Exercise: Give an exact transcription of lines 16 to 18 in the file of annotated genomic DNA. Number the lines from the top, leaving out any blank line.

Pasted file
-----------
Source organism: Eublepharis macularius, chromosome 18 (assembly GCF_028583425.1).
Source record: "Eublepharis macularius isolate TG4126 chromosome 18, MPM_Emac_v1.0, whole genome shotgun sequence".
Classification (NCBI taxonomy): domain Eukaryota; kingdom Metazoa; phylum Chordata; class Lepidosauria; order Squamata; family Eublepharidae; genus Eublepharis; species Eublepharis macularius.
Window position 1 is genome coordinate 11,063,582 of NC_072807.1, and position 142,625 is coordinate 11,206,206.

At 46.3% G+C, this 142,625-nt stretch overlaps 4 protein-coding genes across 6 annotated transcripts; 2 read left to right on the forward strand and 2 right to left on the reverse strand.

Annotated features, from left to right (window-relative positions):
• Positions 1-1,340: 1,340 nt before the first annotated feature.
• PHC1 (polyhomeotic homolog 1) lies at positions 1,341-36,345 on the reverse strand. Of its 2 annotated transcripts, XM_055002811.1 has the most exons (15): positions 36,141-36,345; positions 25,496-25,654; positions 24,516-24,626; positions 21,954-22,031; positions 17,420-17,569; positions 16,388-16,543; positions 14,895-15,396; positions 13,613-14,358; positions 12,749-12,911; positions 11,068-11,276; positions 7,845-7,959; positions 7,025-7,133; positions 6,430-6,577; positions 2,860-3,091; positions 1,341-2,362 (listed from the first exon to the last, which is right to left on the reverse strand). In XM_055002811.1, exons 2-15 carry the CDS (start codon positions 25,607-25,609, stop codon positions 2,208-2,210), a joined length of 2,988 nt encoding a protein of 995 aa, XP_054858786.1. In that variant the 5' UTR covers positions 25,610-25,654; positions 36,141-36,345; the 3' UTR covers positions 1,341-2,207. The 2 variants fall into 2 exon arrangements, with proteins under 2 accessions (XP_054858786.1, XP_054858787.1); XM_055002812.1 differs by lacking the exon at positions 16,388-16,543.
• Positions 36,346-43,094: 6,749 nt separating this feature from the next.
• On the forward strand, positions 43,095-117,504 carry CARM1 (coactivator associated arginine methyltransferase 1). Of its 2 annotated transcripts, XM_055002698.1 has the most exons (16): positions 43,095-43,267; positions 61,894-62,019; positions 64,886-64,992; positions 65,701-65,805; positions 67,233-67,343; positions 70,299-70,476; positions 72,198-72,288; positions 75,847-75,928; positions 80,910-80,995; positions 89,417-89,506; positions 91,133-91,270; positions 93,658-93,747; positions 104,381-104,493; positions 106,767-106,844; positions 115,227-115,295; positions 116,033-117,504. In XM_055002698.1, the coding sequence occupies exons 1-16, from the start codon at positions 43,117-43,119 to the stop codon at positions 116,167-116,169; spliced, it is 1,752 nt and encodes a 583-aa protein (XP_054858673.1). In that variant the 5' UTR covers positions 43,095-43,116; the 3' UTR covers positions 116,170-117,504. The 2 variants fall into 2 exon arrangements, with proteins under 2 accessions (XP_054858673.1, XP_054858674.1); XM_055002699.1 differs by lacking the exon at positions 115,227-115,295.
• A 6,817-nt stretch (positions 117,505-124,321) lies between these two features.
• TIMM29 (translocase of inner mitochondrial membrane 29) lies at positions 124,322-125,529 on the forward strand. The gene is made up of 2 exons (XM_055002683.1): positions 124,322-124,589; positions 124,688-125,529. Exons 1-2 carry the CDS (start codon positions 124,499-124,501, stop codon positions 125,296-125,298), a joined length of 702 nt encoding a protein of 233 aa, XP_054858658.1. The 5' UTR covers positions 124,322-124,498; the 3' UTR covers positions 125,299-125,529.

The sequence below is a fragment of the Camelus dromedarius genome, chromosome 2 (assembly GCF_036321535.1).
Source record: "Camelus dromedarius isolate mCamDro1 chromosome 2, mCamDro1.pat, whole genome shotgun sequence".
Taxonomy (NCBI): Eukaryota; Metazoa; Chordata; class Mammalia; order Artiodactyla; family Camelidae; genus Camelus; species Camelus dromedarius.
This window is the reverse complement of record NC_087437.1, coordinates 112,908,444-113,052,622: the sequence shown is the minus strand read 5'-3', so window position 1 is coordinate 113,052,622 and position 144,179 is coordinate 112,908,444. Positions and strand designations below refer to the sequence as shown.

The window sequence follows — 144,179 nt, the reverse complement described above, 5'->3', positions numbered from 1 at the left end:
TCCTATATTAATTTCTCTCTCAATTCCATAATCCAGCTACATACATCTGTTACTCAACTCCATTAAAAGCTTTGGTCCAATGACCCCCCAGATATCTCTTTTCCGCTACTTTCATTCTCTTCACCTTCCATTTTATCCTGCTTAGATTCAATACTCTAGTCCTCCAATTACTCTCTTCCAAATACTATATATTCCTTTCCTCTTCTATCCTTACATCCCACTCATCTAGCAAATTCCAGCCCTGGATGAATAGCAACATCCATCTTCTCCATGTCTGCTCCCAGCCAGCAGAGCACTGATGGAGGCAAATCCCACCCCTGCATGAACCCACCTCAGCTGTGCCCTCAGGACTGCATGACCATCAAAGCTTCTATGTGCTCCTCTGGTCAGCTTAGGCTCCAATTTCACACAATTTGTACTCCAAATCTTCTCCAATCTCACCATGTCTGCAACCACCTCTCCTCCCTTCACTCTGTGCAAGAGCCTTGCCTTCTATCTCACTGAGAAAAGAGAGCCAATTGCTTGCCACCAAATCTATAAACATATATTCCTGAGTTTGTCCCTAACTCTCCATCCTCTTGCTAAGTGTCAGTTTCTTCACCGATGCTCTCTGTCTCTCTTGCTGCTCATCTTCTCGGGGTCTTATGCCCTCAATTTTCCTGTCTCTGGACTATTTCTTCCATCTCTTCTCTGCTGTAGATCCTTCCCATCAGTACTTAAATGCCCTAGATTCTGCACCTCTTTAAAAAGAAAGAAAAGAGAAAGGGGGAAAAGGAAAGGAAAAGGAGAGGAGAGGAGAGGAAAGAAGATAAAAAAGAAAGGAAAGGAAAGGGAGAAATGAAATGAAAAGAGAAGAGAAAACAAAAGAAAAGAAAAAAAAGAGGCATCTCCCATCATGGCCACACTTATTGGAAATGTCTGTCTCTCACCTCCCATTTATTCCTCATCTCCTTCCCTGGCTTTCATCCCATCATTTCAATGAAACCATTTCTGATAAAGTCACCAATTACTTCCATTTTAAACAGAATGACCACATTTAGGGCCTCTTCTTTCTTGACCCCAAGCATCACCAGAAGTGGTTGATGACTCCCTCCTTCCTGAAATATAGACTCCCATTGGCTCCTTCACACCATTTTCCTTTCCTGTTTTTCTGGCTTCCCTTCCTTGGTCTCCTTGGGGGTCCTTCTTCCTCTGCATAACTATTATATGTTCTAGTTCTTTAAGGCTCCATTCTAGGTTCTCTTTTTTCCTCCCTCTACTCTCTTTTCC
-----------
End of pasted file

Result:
This window is the reverse complement of record NC_087437.1, coordinates 112,908,444-113,052,622: the sequence shown is the minus strand read 5'-3', so window position 1 is coordinate 113,052,622 and position 144,179 is coordinate 112,908,444. Positions and strand designations below refer to the sequence as shown.

The window sequence follows — 144,179 nt, the reverse complement described above, 5'->3', positions numbered from 1 at the left end:
TCCTATATTAATTTCTCTCTCAATTCCATAATCCAGCTACATACATCTGTTACTCAACTCCATTAAAAGCTTTGGTCCAATGACCCCCCAGATATCTCTTTTCCGCTACTTTCATTCTCTTCACCTTCCATTTTATCCTGCTTAGATTCAATACTCTAGTCCTCCAATTACTCTCTTCCAAATACTATATATTCCTTTCCTCTTCTATCCTTACATCCCACTCATCTAGCAAATTCCAGCCCTGGATGAATAGCAACATCCATCTTCTCCATGTCTGCTCCCAGCCAGCAGAGCACTGATGGAGGCAAATCCCACCCCTGCATGAACCCACCTCAGCTGTGCCCTCAGGACTGCATGACCATCAAAGCTTCTATGTGCTCCTCTGGTCAGCTTAGGCTCCAATTTCACACAATTTGTACTCCAAATCTTCTCCAATCTCACCATGTCTGCAACCACCTCTCCTCCCTTCACTCTGTGCAAGAGCCTTGCCTTCTATCTCACTGAGAAAAGAGAGCCAATTGCTTGCCACCAAATCTATAAACATATATTCCTGAGTTTGTCCCTAACTCTCCATCCTCTTGCTAAGTGTCAGTTTCTTCACCGATGCTCTCTGTCTCTCTTGCTGCTCATCTTCTCGGGGTCTTATGCCCTCAATTTTCCTGTCTCTGGACTATTTCTTCCATCTCTTCTCTGCTGTAGATCCTTCCCATCAGTACTTAAATGCCCTAGATTCTGCACCTCTTTAAAAAGAAAGAAAAGAGAAAGGGGGAAAAGGAAAGGAAAAGGAGAGGAGAGGAGAGGAAAGAAGATAAAAAAGAAAGGAAAGGAAAGGGAGAAATGAAATGAAAAGAGAAGAGAAAACAAAAGAAAAGAAAAAAAAGAGGCATCTCCCATCATGGCCACACTTATTGGAAATGTCTGTCTCTCACCTCCCATTTATTCCTCATCTCCTTCCCTGGCTTTCATCCCATCATTTCAATGAAACCATTTCTGATAAAGTCACCAATTACTTCCATTTTAAACAGAATGACCACATTTAGGGCCTCTTCTTTCTTGACCCCAAGCATCACCAGAAGTGGTTGATGACTCCCTCCTTCCTGAAATATAGACTCCCATTGGCTCCTTCACACCATTTTCCTTTCCTGTTTTTCTGGCTTCCCTTCCTTGGTCTCCTTGGGGGTCCTTCTTCCTCTGCATAACTATTATATGTTCTAGTTCTTTAAGGCTCCATTCTAGGTTCTCTTTTTTCCTCCCTCTACTCTCTTTTCC